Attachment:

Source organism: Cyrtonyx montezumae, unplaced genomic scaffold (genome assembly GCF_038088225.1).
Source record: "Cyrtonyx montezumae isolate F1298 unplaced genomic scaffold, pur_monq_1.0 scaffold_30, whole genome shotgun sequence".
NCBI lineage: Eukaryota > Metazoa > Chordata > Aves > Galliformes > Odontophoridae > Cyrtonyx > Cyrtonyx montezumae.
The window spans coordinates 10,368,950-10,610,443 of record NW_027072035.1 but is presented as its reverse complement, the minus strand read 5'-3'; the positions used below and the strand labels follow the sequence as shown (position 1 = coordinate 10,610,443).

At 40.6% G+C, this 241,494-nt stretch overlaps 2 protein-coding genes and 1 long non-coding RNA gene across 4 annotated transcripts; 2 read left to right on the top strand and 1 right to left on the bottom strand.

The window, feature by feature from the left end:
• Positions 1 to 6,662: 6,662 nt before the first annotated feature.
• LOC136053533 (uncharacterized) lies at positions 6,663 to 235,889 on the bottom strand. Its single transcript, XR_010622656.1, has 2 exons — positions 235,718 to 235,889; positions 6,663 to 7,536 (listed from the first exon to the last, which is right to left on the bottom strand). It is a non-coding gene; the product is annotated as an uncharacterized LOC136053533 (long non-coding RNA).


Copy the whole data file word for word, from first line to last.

Source organism: Cyrtonyx montezumae, unplaced genomic scaffold (genome assembly GCF_038088225.1).
Source record: "Cyrtonyx montezumae isolate F1298 unplaced genomic scaffold, pur_monq_1.0 scaffold_30, whole genome shotgun sequence".
NCBI lineage: Eukaryota > Metazoa > Chordata > Aves > Galliformes > Odontophoridae > Cyrtonyx > Cyrtonyx montezumae.
The window spans coordinates 10,368,950-10,610,443 of record NW_027072035.1 but is presented as its reverse complement, the minus strand read 5'-3'; the positions used below and the strand labels follow the sequence as shown (position 1 = coordinate 10,610,443).

At 40.6% G+C, this 241,494-nt stretch overlaps 2 protein-coding genes and 1 long non-coding RNA gene across 4 annotated transcripts; 2 read left to right on the top strand and 1 right to left on the bottom strand.

The window, feature by feature from the left end:
• Positions 1 to 6,662: 6,662 nt before the first annotated feature.
• LOC136053533 (uncharacterized) lies at positions 6,663 to 235,889 on the bottom strand. Its single transcript, XR_010622656.1, has 2 exons — positions 235,718 to 235,889; positions 6,663 to 7,536 (listed from the first exon to the last, which is right to left on the bottom strand). It is a non-coding gene; the product is annotated as an uncharacterized LOC136053533 (long non-coding RNA).